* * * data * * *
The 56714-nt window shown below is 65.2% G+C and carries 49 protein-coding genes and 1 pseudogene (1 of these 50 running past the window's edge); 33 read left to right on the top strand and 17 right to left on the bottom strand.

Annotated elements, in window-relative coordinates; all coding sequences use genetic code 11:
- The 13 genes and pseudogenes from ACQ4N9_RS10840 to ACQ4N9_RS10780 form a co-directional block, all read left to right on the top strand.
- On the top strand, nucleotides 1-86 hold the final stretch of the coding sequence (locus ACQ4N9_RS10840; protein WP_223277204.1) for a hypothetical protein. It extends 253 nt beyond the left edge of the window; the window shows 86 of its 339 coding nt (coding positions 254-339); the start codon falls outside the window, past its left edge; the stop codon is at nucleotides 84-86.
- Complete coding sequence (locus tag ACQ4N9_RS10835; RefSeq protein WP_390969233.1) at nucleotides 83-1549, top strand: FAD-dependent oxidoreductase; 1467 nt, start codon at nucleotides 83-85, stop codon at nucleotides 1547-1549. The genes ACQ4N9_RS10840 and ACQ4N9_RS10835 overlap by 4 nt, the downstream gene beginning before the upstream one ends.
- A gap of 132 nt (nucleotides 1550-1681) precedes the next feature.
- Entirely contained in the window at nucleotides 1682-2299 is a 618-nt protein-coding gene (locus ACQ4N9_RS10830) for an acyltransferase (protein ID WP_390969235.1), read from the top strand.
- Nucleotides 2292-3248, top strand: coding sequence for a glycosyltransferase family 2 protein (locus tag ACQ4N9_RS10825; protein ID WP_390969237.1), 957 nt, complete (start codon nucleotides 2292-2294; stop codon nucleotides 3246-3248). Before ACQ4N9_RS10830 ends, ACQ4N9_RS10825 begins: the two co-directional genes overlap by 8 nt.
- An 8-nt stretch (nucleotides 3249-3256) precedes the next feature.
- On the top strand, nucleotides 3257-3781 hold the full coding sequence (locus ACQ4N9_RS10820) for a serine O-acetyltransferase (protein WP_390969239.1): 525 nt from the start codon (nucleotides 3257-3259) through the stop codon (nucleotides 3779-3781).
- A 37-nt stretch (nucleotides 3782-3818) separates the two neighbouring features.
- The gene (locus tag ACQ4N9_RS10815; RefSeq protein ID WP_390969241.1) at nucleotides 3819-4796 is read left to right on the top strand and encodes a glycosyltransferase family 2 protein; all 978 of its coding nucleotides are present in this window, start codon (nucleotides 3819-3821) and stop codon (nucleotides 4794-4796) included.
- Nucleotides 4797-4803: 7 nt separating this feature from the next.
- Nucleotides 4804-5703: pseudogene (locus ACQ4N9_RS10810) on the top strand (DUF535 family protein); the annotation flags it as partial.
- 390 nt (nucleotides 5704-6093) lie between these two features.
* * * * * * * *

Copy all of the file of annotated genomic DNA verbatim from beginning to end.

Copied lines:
The 56714-nt window shown below is 65.2% G+C and carries 49 protein-coding genes and 1 pseudogene (1 of these 50 running past the window's edge); 33 read left to right on the top strand and 17 right to left on the bottom strand.

Annotated elements, in window-relative coordinates; all coding sequences use genetic code 11:
- The 13 genes and pseudogenes from ACQ4N9_RS10840 to ACQ4N9_RS10780 form a co-directional block, all read left to right on the top strand.
- On the top strand, nucleotides 1-86 hold the final stretch of the coding sequence (locus ACQ4N9_RS10840; protein WP_223277204.1) for a hypothetical protein. It extends 253 nt beyond the left edge of the window; the window shows 86 of its 339 coding nt (coding positions 254-339); the start codon falls outside the window, past its left edge; the stop codon is at nucleotides 84-86.
- Complete coding sequence (locus tag ACQ4N9_RS10835; RefSeq protein WP_390969233.1) at nucleotides 83-1549, top strand: FAD-dependent oxidoreductase; 1467 nt, start codon at nucleotides 83-85, stop codon at nucleotides 1547-1549. The genes ACQ4N9_RS10840 and ACQ4N9_RS10835 overlap by 4 nt, the downstream gene beginning before the upstream one ends.
- A gap of 132 nt (nucleotides 1550-1681) precedes the next feature.
- Entirely contained in the window at nucleotides 1682-2299 is a 618-nt protein-coding gene (locus ACQ4N9_RS10830) for an acyltransferase (protein ID WP_390969235.1), read from the top strand.
- Nucleotides 2292-3248, top strand: coding sequence for a glycosyltransferase family 2 protein (locus tag ACQ4N9_RS10825; protein ID WP_390969237.1), 957 nt, complete (start codon nucleotides 2292-2294; stop codon nucleotides 3246-3248). Before ACQ4N9_RS10830 ends, ACQ4N9_RS10825 begins: the two co-directional genes overlap by 8 nt.
- An 8-nt stretch (nucleotides 3249-3256) precedes the next feature.
- On the top strand, nucleotides 3257-3781 hold the full coding sequence (locus ACQ4N9_RS10820) for a serine O-acetyltransferase (protein WP_390969239.1): 525 nt from the start codon (nucleotides 3257-3259) through the stop codon (nucleotides 3779-3781).
- A 37-nt stretch (nucleotides 3782-3818) separates the two neighbouring features.
- The gene (locus tag ACQ4N9_RS10815; RefSeq protein ID WP_390969241.1) at nucleotides 3819-4796 is read left to right on the top strand and encodes a glycosyltransferase family 2 protein; all 978 of its coding nucleotides are present in this window, start codon (nucleotides 3819-3821) and stop codon (nucleotides 4794-4796) included.
- Nucleotides 4797-4803: 7 nt separating this feature from the next.
- Nucleotides 4804-5703: pseudogene (locus ACQ4N9_RS10810) on the top strand (DUF535 family protein); the annotation flags it as partial.
- 390 nt (nucleotides 5704-6093) lie between these two features.